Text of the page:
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Trouble in Paradise (1932) Poster

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The scenes in which Herbert Marshall is running up and down the stairs at Madame Colet's were done with a double who is only seen from the rear. Mr. Marshall lost a leg in WWI and although it was almost impossible to notice that he used a prosthesis, he could not perform any action that called for physical agility.
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This movie was popular both with critics and with audiences, but was made before the enforcement of the production code. After 1935, it was withdrawn from circulation and was not seen again, except at museums and archival institutions until it was sold to MCA and released for television in 1958. It became available on DVD in 2003.
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Although Miriam Hopkins got top billing, she's got the least money of the three stars: $1,750/week. Kay Francis got $4,000/week with 6 weeks guarantee and Herbert Marshall got $3,500/week.
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The movie was not approved for re-issue in 1935 when the Production Code was being rigorously enforced. In 1943 Paramount re-submitted the script with the intention of producing a musical version and was denied.
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Cary Grant was also considered to play the leading part, but in 1932 he was still too young for the part. Ernst Lubitsch wanted the touch of experience in the actor face, so he chose the 42-year-old Herbert Marshall and 33-year-old Kay Francis to supply that look.
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The most widely known of director Ernst Lubitsch's films. The "Lubitsch touch" as his style was called, emphasized subtlety and elegance, expressive of good taste, and being economical about what does and doesn't need to be shown, relying on the audience to tell the difference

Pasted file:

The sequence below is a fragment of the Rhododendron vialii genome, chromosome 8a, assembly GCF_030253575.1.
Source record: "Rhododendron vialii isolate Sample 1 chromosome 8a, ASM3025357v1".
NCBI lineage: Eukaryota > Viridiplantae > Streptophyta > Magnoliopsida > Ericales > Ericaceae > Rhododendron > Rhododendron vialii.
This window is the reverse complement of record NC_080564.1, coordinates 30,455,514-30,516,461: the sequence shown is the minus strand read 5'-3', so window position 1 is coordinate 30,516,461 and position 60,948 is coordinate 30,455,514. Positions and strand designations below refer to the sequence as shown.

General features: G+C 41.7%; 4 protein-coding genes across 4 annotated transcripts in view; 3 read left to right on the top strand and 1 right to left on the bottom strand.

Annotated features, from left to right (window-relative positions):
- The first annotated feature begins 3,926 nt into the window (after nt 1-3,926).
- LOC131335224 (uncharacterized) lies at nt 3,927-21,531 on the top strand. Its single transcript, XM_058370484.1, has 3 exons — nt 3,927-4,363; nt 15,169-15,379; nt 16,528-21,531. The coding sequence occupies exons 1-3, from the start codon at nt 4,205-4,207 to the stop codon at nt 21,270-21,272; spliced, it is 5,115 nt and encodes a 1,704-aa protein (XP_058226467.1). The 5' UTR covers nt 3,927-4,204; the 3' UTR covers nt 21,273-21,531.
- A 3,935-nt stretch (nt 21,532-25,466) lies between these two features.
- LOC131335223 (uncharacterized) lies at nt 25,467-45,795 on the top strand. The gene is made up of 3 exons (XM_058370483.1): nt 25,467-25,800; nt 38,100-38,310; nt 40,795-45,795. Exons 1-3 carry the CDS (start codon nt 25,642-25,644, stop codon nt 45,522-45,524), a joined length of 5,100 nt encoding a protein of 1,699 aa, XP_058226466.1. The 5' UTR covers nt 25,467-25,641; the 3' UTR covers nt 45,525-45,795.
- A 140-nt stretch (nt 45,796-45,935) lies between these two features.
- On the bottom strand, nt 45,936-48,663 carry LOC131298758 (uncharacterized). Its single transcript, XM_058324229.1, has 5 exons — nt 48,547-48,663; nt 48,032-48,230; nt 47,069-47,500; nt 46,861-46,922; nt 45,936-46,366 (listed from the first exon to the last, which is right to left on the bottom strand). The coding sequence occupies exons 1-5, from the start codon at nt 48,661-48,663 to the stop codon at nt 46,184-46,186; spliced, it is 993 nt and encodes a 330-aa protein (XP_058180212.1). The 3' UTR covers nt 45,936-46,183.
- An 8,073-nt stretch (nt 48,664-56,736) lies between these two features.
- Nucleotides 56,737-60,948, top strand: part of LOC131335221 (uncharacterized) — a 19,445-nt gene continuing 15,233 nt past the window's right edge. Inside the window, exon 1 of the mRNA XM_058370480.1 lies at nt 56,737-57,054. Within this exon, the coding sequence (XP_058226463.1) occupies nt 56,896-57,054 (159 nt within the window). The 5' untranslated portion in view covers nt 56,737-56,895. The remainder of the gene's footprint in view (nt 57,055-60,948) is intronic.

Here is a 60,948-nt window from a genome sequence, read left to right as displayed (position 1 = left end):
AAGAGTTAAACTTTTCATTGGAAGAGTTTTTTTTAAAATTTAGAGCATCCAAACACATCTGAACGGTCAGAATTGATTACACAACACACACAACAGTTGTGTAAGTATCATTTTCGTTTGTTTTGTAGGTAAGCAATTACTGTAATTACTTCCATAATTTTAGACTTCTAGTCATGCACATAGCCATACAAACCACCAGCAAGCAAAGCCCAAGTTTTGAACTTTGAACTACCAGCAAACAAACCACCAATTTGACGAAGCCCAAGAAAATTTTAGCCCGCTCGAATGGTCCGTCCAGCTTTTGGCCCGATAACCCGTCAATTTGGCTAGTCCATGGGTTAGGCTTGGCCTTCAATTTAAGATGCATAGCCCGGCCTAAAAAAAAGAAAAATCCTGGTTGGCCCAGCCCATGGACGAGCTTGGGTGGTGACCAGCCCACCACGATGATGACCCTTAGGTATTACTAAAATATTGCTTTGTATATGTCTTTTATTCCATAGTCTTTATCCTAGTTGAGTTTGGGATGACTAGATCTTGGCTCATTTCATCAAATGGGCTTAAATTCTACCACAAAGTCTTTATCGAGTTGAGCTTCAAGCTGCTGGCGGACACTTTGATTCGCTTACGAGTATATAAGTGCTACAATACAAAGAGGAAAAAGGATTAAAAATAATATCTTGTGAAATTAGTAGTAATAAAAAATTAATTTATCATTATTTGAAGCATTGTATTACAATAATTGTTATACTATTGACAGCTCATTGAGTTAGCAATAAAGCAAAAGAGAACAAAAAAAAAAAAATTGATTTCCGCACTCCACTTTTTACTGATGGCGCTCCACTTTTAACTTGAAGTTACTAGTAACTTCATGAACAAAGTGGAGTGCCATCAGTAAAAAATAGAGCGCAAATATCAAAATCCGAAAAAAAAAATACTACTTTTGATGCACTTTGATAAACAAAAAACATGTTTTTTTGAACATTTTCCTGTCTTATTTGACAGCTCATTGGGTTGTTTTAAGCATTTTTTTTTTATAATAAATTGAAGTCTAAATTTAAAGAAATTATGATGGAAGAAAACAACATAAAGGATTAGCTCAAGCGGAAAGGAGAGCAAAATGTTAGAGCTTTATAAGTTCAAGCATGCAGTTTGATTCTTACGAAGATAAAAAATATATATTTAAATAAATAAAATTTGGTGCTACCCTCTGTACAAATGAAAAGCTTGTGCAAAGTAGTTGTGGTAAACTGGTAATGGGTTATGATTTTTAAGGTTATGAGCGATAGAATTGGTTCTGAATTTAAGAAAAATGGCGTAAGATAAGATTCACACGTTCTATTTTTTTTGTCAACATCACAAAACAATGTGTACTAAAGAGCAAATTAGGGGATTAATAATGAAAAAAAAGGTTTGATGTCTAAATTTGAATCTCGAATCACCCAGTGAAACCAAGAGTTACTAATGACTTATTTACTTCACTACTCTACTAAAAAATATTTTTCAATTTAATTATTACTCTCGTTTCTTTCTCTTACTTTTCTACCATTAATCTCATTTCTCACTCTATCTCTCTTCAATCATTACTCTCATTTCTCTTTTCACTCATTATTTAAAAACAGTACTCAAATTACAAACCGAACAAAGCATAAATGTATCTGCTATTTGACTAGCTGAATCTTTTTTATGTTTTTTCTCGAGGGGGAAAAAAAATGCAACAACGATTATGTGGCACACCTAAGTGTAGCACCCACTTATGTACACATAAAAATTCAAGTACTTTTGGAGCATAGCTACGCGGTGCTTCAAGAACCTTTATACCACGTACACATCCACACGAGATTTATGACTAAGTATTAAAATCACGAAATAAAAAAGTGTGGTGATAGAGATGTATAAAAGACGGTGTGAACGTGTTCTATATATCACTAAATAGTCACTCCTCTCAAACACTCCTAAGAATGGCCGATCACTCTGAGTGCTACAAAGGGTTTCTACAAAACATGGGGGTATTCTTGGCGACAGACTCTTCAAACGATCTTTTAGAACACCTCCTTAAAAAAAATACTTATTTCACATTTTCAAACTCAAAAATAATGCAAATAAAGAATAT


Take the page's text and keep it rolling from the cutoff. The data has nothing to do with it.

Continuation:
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" Trouble in Paradise " was the sixth most popular movie at the U.S. box office for 1932.
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"Little" Mary Pickford, the silent film star, liked Ernst Lubitsch's tasteful touches of suggestiveness enough to ask him to direct her in a film that would help her show more maturity on screen. But she did not get along with Lubitsch himself nor did she appreciate 'Rosita,' the film they made together. In later years she usually ranked it with her worst films.
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This film was selected to the National Film Registry, Library of Congress, in 1991.
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The original play, "A Becsuletes Megtalalo" (The Honest Finder), opened in Budapest in December 1931.
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One of over 700 Paramount Productions, filmed between 1929 and 1949, which were sold to MCA/Universal in 1958 for television distribution, and have been owned and controlled by Universal ever since.
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The 100,000 francs Gaston see that Madam Colet keeps in her safe would equal $3,925 at the time, or nearly $70,000 in 2016.
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In an interview near the end of his life in 1947, director Ernst Lubitsch thought that this film was his best work.
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The film is included on Roger Ebert's "Great Movies" list.
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Included among the American Film Institute's 1998 list of the 400 movies nominated for the Top 100 Greatest American Movies.
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Edward Everett Horton and Charles Ruggles, who play Madame Colet's rival suitors, would later lend their voices to The Bullwinkle Show (1959). Horton narrated the "Fractured Fairy Tales" segments, while Ruggles, as the voice of Aesop, narrated the "Aesop and Son" segments.
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Included among the "1001 Movies You Must See Before You Die", edited by Steven Schneider.
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The Production Code Office was concerned about the portrayal of the Venice and Italian police, especially after the controversy caused by This Is the Night (1932).
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This film is part of the Criterion Collection, spine #170.
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